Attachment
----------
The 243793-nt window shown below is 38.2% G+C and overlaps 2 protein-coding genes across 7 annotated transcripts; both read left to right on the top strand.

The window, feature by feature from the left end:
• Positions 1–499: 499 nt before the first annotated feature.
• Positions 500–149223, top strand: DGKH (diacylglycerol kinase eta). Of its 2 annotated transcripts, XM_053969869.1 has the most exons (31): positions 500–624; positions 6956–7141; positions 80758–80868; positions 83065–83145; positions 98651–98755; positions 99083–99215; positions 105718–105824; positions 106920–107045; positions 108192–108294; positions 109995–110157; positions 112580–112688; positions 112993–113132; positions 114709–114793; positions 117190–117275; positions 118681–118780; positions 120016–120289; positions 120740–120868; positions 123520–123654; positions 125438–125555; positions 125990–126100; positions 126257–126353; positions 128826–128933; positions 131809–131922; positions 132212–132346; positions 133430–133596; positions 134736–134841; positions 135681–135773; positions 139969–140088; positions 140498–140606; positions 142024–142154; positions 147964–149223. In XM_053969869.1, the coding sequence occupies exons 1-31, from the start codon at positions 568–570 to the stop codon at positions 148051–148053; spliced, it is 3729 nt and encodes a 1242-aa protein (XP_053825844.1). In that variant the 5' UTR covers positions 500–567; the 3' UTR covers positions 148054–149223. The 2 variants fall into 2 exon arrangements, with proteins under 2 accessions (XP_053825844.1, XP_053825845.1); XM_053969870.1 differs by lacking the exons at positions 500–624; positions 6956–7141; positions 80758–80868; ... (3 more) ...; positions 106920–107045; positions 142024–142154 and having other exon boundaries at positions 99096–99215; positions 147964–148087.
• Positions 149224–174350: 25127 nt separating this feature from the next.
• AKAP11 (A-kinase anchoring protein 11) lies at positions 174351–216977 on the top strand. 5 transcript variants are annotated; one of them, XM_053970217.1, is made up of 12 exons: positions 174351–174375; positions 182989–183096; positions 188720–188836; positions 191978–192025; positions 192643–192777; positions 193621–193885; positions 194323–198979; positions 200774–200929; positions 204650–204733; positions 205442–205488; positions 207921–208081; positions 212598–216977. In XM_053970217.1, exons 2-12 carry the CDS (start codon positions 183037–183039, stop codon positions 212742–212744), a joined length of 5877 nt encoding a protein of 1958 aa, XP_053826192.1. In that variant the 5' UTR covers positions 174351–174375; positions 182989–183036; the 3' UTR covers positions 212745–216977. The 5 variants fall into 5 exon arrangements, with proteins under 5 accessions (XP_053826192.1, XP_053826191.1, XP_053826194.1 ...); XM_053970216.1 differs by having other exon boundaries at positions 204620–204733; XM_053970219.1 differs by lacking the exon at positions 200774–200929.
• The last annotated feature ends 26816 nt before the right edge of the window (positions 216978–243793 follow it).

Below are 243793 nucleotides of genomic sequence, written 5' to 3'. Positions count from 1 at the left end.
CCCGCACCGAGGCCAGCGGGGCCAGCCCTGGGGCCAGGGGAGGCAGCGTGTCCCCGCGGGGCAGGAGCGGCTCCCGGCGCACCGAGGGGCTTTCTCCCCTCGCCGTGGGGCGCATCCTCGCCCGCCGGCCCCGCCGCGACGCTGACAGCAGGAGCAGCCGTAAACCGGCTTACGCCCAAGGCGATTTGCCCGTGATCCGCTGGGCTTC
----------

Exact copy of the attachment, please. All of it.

The 243793-nt window shown below is 38.2% G+C and overlaps 2 protein-coding genes across 7 annotated transcripts; both read left to right on the top strand.

The window, feature by feature from the left end:
• Positions 1–499: 499 nt before the first annotated feature.
• Positions 500–149223, top strand: DGKH (diacylglycerol kinase eta). Of its 2 annotated transcripts, XM_053969869.1 has the most exons (31): positions 500–624; positions 6956–7141; positions 80758–80868; positions 83065–83145; positions 98651–98755; positions 99083–99215; positions 105718–105824; positions 106920–107045; positions 108192–108294; positions 109995–110157; positions 112580–112688; positions 112993–113132; positions 114709–114793; positions 117190–117275; positions 118681–118780; positions 120016–120289; positions 120740–120868; positions 123520–123654; positions 125438–125555; positions 125990–126100; positions 126257–126353; positions 128826–128933; positions 131809–131922; positions 132212–132346; positions 133430–133596; positions 134736–134841; positions 135681–135773; positions 139969–140088; positions 140498–140606; positions 142024–142154; positions 147964–149223. In XM_053969869.1, the coding sequence occupies exons 1-31, from the start codon at positions 568–570 to the stop codon at positions 148051–148053; spliced, it is 3729 nt and encodes a 1242-aa protein (XP_053825844.1). In that variant the 5' UTR covers positions 500–567; the 3' UTR covers positions 148054–149223. The 2 variants fall into 2 exon arrangements, with proteins under 2 accessions (XP_053825844.1, XP_053825845.1); XM_053969870.1 differs by lacking the exons at positions 500–624; positions 6956–7141; positions 80758–80868; ... (3 more) ...; positions 106920–107045; positions 142024–142154 and having other exon boundaries at positions 99096–99215; positions 147964–148087.
• Positions 149224–174350: 25127 nt separating this feature from the next.
• AKAP11 (A-kinase anchoring protein 11) lies at positions 174351–216977 on the top strand. 5 transcript variants are annotated; one of them, XM_053970217.1, is made up of 12 exons: positions 174351–174375; positions 182989–183096; positions 188720–188836; positions 191978–192025; positions 192643–192777; positions 193621–193885; positions 194323–198979; positions 200774–200929; positions 204650–204733; positions 205442–205488; positions 207921–208081; positions 212598–216977. In XM_053970217.1, exons 2-12 carry the CDS (start codon positions 183037–183039, stop codon positions 212742–212744), a joined length of 5877 nt encoding a protein of 1958 aa, XP_053826192.1. In that variant the 5' UTR covers positions 174351–174375; positions 182989–183036; the 3' UTR covers positions 212745–216977. The 5 variants fall into 5 exon arrangements, with proteins under 5 accessions (XP_053826192.1, XP_053826191.1, XP_053826194.1 ...); XM_053970216.1 differs by having other exon boundaries at positions 204620–204733; XM_053970219.1 differs by lacking the exon at positions 200774–200929.
• The last annotated feature ends 26816 nt before the right edge of the window (positions 216978–243793 follow it).

Below are 243793 nucleotides of genomic sequence, written 5' to 3'. Positions count from 1 at the left end.
CCCGCACCGAGGCCAGCGGGGCCAGCCCTGGGGCCAGGGGAGGCAGCGTGTCCCCGCGGGGCAGGAGCGGCTCCCGGCGCACCGAGGGGCTTTCTCCCCTCGCCGTGGGGCGCATCCTCGCCCGCCGGCCCCGCCGCGACGCTGACAGCAGGAGCAGCCGTAAACCGGCTTACGCCCAAGGCGATTTGCCCGTGATCCGCTGGGCTTC